Reconciliation Day in BC: How should the day be spent?

Whether you’re attending a public event or deepening your private reflections, the people of British Columbia plan to mark their first National Truth and Reconciliation Day.

Article content

For Cree author Darrel McLeod, this Thursday will be a day of remembrance and reflection.


Article content

“I think of the children who lost their lives in residential schools, those who did not make it home, and those who suffered horribly and survived. I don’t want that to be in vain. “

McLeod, whose memoir Peyakow, is this year’s finalist Weston Award, said he hopes the gloomy day will eventually become “a celebration of life and hope” for indigenous youth.

“When I was a kid, I felt completely insignificant. As an indigenous person, I did not see my reality reflected in the arts, culture or literature. I hope these two days Orange shirt day and the National Day of Truth and Reconciliation will give indigenous youth the opportunity to see that they are important ”.

September 30 is Canada’s first National Truth and Reconciliation Day. In 2015, the Truth and Reconciliation Commission called for a day to commemorate the brutal legacy of Canada’s residential schools.


Article content

In June, shortly after the grim discovery of the remains of 215 children buried at the site of the former Kamloops Indian residential school in Tk’emlúps te Secwépemc First Nation, the federal government passed legislation to create a legal holiday for federal government employees and federally regulated workplaces. In British Columbia, the holiday is not mandatory, but most public schools, postsecondary institutions, and government offices will be closed.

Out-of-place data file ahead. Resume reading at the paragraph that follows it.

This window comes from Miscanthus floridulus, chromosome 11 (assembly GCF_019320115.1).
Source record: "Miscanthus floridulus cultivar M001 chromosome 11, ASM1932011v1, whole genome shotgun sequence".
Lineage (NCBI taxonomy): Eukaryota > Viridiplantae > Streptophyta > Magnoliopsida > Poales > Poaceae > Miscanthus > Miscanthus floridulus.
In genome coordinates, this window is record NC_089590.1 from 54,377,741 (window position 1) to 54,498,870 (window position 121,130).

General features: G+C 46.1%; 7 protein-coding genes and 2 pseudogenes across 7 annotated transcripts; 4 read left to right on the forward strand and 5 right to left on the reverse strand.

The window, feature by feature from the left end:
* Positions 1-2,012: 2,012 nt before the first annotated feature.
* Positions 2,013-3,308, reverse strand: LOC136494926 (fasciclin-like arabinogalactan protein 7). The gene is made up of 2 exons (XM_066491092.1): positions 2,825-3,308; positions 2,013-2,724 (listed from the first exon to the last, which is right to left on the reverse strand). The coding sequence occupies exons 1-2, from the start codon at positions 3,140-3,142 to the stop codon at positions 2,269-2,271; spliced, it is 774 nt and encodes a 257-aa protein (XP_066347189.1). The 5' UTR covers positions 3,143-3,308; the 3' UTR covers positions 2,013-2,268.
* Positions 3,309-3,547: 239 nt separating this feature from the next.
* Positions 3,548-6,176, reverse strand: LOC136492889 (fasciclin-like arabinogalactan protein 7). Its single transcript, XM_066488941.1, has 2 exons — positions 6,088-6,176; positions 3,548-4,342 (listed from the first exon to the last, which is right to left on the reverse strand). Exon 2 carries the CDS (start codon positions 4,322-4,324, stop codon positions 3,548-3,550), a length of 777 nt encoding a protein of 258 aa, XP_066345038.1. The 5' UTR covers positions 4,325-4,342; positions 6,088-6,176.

Whether they have the day off or not, there are many ways Canadians can mark the day and deepen their understanding of the legacy of residential school.

Brenda Gunn, director of research for the National Center for Truth and Reconciliation, said the organization received a flurry of inquiries for information after the discovery at the former residential school site. “There is renewed interest in seeing more actions related to reconciliation, more interest in gaining an understanding of residential schools.”


Article content

On the occasion of the week, the center offers a variety of live broadcast programming on culture and indigenous issues.

Urszula Lipsztajn, a Squamish resident whose family immigrated to Canada from Poland in 1985, He said his path to understanding has been through listening and learning.

“If Canada is our home, it means that we take care of it and we care about the problems that are part of the home,” Lipsztain said.

On Thursday, Lipsztain will be reaching out to indigenous friends, continue reading the Report of murdered and disappeared indigenous girls, and will make a donation to the Residential School Survival Society.

Ta7talíya Nahanee, who created a set of mini-courses on cultural protocols and decolonizing practices, he said he hopes non-indigenous Canadians will find their own ways to make the day meaningful.